By Deborah Goonan, Independent American Communities
I have many contacts across the country who have been advocates for homeowners for decades. They have been writing to their state and federal elected officials for many years about the injustices of the HOA foreclosure process:
- Past due assessments of a few hundred dollars quickly balloon to thousands of dollars in a matter of 60-90 days, and most of that balance represents attorney fees
- Many Associations fail to provide adequate notice of default, or will not provide an itemized statement to the homeowner
- While some associations arrange payment plans for owners, others do not
- Those that do offer payment plans often tack on high interest rates and legal collection costs, making it impossible for the homeowner to ever pay off the debt
- About half of the states in the US have non-judicial foreclosure, meaning that the HOA can proceed directly to a foreclosure auction without a ruling from a judge
- Homes without mortgage liens or with high levels of equity seem to be prime targets for HOA foreclosure
- HOAs may issue fines for violations of restrictive covenants, and then apply regular assessment payments made by the owner to the fines first, automatically creating assessment delinquency and the threat of lien and foreclosure
- An HOA foreclosure can – and often does – occur for relatively small dollar amounts, with respect to the value of the home
No one knows how many homeowners have lost their homes to foreclosure by the HOA rather than their mortgage lender. No national or state agency has been tracking HOA foreclosures. But none of us who follow these issues can conclude that HOA foreclosure is as “rare” an occurrence as the HOA industry trade groups would have the public believe.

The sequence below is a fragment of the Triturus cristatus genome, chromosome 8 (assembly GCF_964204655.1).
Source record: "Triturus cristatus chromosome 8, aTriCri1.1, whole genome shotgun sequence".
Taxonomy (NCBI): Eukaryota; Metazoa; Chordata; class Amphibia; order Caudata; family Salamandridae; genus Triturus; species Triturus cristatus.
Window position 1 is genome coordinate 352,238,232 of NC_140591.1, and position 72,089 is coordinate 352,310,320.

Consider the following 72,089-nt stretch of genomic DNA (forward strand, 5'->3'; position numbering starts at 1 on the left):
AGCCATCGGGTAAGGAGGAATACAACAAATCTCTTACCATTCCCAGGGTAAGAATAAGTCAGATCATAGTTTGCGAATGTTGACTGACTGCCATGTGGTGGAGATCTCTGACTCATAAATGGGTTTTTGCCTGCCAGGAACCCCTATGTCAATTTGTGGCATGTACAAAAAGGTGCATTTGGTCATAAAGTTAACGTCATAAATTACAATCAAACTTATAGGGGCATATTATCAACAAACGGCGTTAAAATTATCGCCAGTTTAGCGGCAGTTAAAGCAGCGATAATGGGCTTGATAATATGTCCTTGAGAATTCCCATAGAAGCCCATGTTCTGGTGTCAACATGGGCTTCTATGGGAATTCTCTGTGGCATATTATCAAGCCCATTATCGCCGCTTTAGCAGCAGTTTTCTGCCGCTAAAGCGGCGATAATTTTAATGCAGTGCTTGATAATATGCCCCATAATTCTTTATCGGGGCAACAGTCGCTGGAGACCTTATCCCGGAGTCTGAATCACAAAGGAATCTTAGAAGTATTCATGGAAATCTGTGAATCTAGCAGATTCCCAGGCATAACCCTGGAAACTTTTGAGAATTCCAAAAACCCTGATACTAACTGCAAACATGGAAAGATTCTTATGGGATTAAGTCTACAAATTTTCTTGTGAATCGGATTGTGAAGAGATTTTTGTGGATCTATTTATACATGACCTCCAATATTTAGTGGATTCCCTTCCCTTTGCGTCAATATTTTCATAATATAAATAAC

While a few property owners chose to strategically walk away and abandon their homes when the real estate market crashed, many others were blindsided when their HOA foreclosed on their homes.
A few weeks ago, I featured one news report of a family from Port Orange, Florida. Their HOA, Water’s Edge, foreclosed on the Annis family home over $1900 in past due assessments. Water’s Edge HOA filed a lien of $5,000 and then sold the family’s home for $175,000. Katelyn Annis and her husband owned the home outright, and it is reportedly worth up to $300,000. The Annis’ story garnered the attention of local news media, particularly Action 9 News.
Well, today I am passing along an update. The buyer at the HOA foreclosure auction is now willing to sell back the house to the owners for $15,000. And the Annis family will also have to repay their HOA $5000 to remove the lien. While that’s still a steep price to pay for a debt of less than $2,000, it is a preferable option to losing $100,000 in equity and being left homeless.
But it all could have been avoided had the HOA worked with the homeowners. And consumer and homeowner advocates across the country will argue that there needs to be a cap on interest, attorney fees, and collection costs, as well as realistic and fair payment plans that make it possible for homeowners to get back on track.
Action 9 helps local family get their home back after HOA foreclosure